Dear Certmag: Commit to Job as Oracle Apps DBA or Diversify Skill Set?
I work as an Oracle Apps DBA. What do you think the future of an Oracle Apps DBA is? Do you suggest I stick with it, or should I learn some other skills to survive in this IT job market?
While no one can predict the future, we can make educated guesses based on trends and growths in the market. Oracle has been No. 1 for years and, based on growth trends, will stay on top for years to come.
That’s not to say everyone uses Oracle. A growing number of companies are using Microsoft SQL – not only as the stand-alone enterprise database, but as a part of other technologies such as SharePoint. It also offers better integration with other Microsoft products.
There are other alternative databases such as MySQL that are open source and offer cheaper solutions that fit into some business models. That’s why it wouldn’t hurt to acquire skills in other vendors’ DB products.
Technical skills are necessary however, developing soft skills also goes a long way. Skills and knowledge developed from certifications in project management (such as CompTIA’s Project+, Prince2 or ISEB Project Management) will help you and your company when it comes to projects of all sizes, from planning to migration and/or implementation.
In addition, there are certifications and skills gained from the ITIL v3 range. ITIL is the framework for IT Service Management and how it’s applied within an organization. Even though the ITIL is aimed at IT Services Management, the foundation level of ITIL is aimed at all levels.
Finally, keep up to date with Oracle’s technology. This should be high on your priority list, even before learning about other vendors’ databases, etc. ”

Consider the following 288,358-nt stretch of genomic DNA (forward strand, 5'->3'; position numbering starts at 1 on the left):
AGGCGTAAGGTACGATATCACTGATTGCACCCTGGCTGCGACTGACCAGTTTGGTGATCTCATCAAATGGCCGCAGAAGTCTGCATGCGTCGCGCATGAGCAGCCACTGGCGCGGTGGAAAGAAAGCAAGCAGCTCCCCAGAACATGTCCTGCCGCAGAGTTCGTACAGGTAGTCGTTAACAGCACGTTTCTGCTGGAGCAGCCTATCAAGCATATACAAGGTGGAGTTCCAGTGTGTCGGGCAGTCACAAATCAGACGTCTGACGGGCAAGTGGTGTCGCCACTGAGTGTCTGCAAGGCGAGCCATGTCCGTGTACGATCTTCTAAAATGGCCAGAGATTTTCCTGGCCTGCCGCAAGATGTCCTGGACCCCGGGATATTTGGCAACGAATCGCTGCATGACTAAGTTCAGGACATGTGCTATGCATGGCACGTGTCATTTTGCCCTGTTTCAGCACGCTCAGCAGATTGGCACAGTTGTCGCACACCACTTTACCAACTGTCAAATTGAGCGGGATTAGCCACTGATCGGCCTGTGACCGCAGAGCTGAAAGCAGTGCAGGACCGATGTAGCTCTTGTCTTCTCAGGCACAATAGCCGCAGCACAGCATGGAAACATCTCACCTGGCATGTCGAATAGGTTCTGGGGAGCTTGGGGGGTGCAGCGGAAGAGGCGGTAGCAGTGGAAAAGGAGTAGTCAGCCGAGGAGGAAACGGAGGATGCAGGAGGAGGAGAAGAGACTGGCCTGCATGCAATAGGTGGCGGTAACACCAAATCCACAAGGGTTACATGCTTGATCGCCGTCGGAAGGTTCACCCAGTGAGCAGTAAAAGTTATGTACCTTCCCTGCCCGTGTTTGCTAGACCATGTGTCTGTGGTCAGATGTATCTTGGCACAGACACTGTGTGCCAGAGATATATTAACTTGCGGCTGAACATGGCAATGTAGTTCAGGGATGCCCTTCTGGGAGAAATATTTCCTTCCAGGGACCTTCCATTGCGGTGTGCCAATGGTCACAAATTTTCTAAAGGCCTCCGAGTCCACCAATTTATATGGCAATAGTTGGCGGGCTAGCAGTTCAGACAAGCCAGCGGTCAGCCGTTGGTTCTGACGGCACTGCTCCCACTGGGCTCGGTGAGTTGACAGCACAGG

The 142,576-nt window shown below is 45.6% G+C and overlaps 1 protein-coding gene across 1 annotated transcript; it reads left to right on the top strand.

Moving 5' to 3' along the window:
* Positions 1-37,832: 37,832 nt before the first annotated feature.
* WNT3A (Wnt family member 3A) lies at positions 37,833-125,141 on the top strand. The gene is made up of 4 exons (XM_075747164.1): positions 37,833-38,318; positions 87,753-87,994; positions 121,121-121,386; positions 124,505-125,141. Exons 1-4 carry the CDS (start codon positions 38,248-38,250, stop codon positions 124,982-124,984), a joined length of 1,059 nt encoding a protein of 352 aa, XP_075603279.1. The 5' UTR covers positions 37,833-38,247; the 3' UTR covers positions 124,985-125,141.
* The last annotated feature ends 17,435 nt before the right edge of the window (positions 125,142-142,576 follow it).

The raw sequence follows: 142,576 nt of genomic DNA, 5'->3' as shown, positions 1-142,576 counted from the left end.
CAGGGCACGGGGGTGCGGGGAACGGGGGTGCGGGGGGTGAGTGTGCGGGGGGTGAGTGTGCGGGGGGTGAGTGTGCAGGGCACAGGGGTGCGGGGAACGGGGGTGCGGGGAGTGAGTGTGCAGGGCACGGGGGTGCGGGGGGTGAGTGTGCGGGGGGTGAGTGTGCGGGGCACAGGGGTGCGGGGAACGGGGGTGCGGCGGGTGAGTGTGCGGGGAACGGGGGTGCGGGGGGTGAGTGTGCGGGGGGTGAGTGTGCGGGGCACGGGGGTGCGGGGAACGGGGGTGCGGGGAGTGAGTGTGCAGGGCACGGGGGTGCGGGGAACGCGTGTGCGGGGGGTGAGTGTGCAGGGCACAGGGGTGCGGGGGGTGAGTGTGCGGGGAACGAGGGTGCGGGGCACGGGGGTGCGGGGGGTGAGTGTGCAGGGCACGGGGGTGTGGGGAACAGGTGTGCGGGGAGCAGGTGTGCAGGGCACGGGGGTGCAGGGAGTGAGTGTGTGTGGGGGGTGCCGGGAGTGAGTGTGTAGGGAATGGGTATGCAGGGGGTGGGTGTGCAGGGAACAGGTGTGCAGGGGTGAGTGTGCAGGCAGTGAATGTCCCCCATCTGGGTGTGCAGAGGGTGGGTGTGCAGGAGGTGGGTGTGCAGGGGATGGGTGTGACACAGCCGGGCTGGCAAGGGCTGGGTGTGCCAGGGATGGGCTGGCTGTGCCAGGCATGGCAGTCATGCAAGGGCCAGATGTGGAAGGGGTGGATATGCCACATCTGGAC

With Oracle’s continuing strong investment in acquisition-based growth, there’s plenty of fuel to look at a road map three to five years down the road. Most recently, Oracle bid $7.4 billion for Sun Microsystems, an acquisition that provides a base of tested and deployed applications on a variety of hardware platforms and operating systems.
Together with acquisitions of ClearApp, mValent and some other smaller players, Oracle’¢s utility computing and system management portfolios seem to be on track for continued growth.
In past years, this kind of growth has been expressed through feature expansion in the existing Oracle branded applications space by leveraging approaches to other systems that the previous application versions may not have included.
If anything, these new acquisitions (the acquisition of Sun Microsystems in particular) appears to position a strategy around supporting the core Oracle applications business, ensuring that Oracle has solutions for the complete life cycle of the customer business space. Oracle-based applications show no signs of disappearing.
If you’re motivated by the desire to diversify your skills, both SAP and Microsoft offer comprehensive solutions with potential job opportunities in emerging technologies in the near future.
In Microsoft’s Dynamics AX product line, becoming proficient in providing business intelligence development in the X++ language seems to be a rapidly growing market segment in terms of demand for learning products. That could be an excellent opportunity to diversify your skills into a heretofore lightly targeted area tha’s poised for high growth.
In my experience, bringing to the table a strong set of your specialization skills and experience in applying them will help get you in the door of larger companies.